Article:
Laptops

Benchmarks: 15-inch 2.4GHz Core I5 MacBook Pro

Earlier this week, Apple unveiled its updated line of MacBook Pros. We received our first of these new MacBook Pro models, the $1799 entry-level 15-inch model with a 2.4GHz Core i5 processor, and our test results show a dramatic improvement over the $1699 Core 2 Duo MacBook Pro it replaces.

Even though the processor speed has actually decreased from 2.53GHz in the previous entry-level 15-inch MacBook Pro to 2.4GHz in this new entry level model, the new system was 23 percent faster in our overall system performance test suite, Speedmark 6. The new 15- and 17-inch MacBook Pros use Intel's Core i5 and Core i7 processors rather than the Core 2 Duos previously found throughout the MacBook Pro product line.

These Core i5 and Core i7 processors have a few interesting performance features, including Hyper-Threading, which uses virtual cores to double the amount of processing cores presented to the operating system. These Core i5 and Core i7 processors have dual cores, but OS X treats them as having four cores. Another Core i5/Core i7 technology, Turbo Boost, allows the processor to speed up for a short period of time (when necessary) or shut down unused cores and give the resources to the cores in use. Turbo Boost can increase the clock speed of the 2.4GHz Core i5 processor up to 2.93GHz.

The new entry-level 15-inch MacBook Pro features a 320GB, 5400-rpm hard drive, up from the 250GB, 5400-rpm hard drive found in the model it replaces.

The 2.4GHz Core i5 MacBook Pro was a little more than 10 percent faster than the mid-2009 2.53GHz Core 2 Duo MacBook Pro in our Photoshop test suite, 26 percent faster in the Cinebench CPU test, 29 percent faster in Aperture, and 38 percent faster in the MathematicaMark 7 test.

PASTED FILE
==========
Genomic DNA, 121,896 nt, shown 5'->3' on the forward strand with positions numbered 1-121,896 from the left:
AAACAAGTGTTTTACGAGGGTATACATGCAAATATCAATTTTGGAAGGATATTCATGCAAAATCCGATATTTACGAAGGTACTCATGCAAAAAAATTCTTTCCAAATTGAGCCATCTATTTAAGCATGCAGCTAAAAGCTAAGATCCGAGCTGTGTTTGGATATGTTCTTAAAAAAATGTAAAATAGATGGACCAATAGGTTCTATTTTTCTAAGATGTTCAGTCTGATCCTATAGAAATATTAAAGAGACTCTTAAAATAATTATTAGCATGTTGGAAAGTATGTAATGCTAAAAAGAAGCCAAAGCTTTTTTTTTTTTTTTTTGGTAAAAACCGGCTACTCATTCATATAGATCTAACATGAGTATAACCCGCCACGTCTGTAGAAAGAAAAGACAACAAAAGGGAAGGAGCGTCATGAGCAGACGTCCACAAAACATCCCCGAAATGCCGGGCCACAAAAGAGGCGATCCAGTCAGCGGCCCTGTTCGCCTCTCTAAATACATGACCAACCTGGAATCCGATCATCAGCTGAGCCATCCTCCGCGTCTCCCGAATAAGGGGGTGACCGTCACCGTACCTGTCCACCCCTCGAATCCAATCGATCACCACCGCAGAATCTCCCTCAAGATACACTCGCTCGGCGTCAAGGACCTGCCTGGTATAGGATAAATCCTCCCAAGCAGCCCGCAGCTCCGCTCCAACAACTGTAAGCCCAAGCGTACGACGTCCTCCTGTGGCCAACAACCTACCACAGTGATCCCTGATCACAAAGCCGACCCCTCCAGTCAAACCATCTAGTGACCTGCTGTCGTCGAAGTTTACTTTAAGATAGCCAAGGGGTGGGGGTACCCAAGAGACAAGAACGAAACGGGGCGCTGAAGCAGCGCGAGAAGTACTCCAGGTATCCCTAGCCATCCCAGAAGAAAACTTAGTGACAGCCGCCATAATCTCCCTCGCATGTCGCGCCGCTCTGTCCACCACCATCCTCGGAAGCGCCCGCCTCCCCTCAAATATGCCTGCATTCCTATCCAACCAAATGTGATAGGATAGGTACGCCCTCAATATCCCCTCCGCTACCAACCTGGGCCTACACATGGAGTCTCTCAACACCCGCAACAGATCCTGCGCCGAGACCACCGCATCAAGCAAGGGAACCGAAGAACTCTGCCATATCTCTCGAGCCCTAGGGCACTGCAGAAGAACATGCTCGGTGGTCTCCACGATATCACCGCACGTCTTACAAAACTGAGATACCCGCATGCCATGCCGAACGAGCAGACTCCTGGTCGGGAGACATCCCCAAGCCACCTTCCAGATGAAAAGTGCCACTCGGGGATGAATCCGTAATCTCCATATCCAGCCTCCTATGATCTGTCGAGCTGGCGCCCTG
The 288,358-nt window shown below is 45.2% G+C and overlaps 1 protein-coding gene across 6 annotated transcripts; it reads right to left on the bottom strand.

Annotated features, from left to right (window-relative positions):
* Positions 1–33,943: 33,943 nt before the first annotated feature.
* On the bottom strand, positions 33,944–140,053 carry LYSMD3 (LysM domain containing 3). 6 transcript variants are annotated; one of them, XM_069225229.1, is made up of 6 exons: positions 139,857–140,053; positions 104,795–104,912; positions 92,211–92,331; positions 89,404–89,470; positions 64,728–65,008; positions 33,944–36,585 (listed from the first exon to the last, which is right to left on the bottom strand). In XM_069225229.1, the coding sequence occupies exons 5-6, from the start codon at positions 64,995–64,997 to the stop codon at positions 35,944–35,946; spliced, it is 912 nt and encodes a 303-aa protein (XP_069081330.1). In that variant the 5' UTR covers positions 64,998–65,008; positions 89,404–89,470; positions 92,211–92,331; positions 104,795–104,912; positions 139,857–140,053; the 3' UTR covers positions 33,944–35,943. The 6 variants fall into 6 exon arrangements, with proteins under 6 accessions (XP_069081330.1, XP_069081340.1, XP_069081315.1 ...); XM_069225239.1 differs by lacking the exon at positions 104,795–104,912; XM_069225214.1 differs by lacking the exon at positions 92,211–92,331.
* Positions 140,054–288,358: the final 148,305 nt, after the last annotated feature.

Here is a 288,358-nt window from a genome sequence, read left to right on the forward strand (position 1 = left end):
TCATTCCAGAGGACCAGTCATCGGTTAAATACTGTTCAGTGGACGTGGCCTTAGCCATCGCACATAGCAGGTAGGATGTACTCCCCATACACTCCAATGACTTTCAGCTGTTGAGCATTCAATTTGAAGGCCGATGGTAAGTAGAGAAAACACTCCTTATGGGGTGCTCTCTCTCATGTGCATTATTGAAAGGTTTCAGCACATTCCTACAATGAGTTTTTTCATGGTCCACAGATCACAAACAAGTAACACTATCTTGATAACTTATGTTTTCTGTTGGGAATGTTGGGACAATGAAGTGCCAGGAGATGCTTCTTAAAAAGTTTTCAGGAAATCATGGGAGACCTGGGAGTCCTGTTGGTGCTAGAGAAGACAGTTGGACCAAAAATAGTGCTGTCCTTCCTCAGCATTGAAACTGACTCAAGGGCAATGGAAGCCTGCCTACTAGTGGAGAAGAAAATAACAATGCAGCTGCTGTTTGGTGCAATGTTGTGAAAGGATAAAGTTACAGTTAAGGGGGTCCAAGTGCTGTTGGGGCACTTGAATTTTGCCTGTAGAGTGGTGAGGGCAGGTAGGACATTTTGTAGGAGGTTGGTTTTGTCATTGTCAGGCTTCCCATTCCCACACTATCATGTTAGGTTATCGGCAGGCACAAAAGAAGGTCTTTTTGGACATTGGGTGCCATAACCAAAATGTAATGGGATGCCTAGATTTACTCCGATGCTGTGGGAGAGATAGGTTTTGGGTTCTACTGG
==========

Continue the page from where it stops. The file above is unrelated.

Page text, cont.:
The 15- and 17-inch MacBook Pros feature a new graphics switching technology that automatically and seamlessly switches between Intel HD integrated graphics and discrete Nvidia GeForce GT 330M graphics. Apple claims that this graphics subsystem is much faster than Nvidia GeForce 9400M integrated graphics found in the previous entry-level 15-inch MacBook Pro, which did not have a second discrete graphics chip. In our Call of Duty 4 test, the new 15-inch 2.4GHz Core i5 MacBook Pro impressed us by displaying 3.5 times as many frames per second as last year's entry-level 15-inch MacBook Pro with the 2.53GHz Core 2 Duo and Nvidia GeForce 9400M graphics.

Not only was the new entry-level MacBook Pro faster than the model it replaces, but it was also faster than the previous "better" and "best" configurations in the 15-inch lineup, which used 2.66GHz and 2.8GHz Core 2 Duo processors, respectively. Comparing the new 2.4GHz Core i5 MacBook Pro with the previous top-of-the-line 2.8GHz Core 2 Duo MacBook Pro, the new entry-level 15-inch was 5 percent faster in our Speedmark 6 testing, with 7-percent faster scores in our Photoshop test, a 17-percent faster Cinebench CPU score, a 16-percent faster MathematicaMark 7 score, and a 19-percent faster Aperture score. iPhoto and Compressor scores between the new entry-level and the previous high-end 15-inch MacBook Pro were very similar. The only test that the i5 MacBook Pro didn't prevail in was our WorldBench 6's multitask test (a Windows test run in Parallels Desktop), which the 2.8GHz MacBook Pro won handily.

When comparing the i5 MacBook Pro to a 27-inch iMac 2.66GHz Core i5 iMac, things didn't go as well for the MacBook Pro. The results underscored the iMac's advantage of having four processing cores all running faster than the MacBook Pro's i5 chip and a faster spinning 7200-rpm 1TB hard drive. (The iMac uses the desktop version of the Core i5 that has four cores but no support for Hyper-Threading. The MacBook Pros use the mobile version of the Core i5 and i7.) We found the i5 iMac to be 44 percent faster than the new 15-inch MacBook Pro, finishing the Cinebench CPU render 41 percent faster than the laptop did. Even the Call of Duty 4 frame rate tests were about 28 percent faster on the iMac.

Will the faster 2.53GHz Core i5 or 2.66GHz Core i7 MacBook Pros give the iMac a run for its money? Check back soon for more results--we now have the entire new MacBook Pro lineup in our Lab undergoing testing.

[James Galbraith is Macworld's lab director.]

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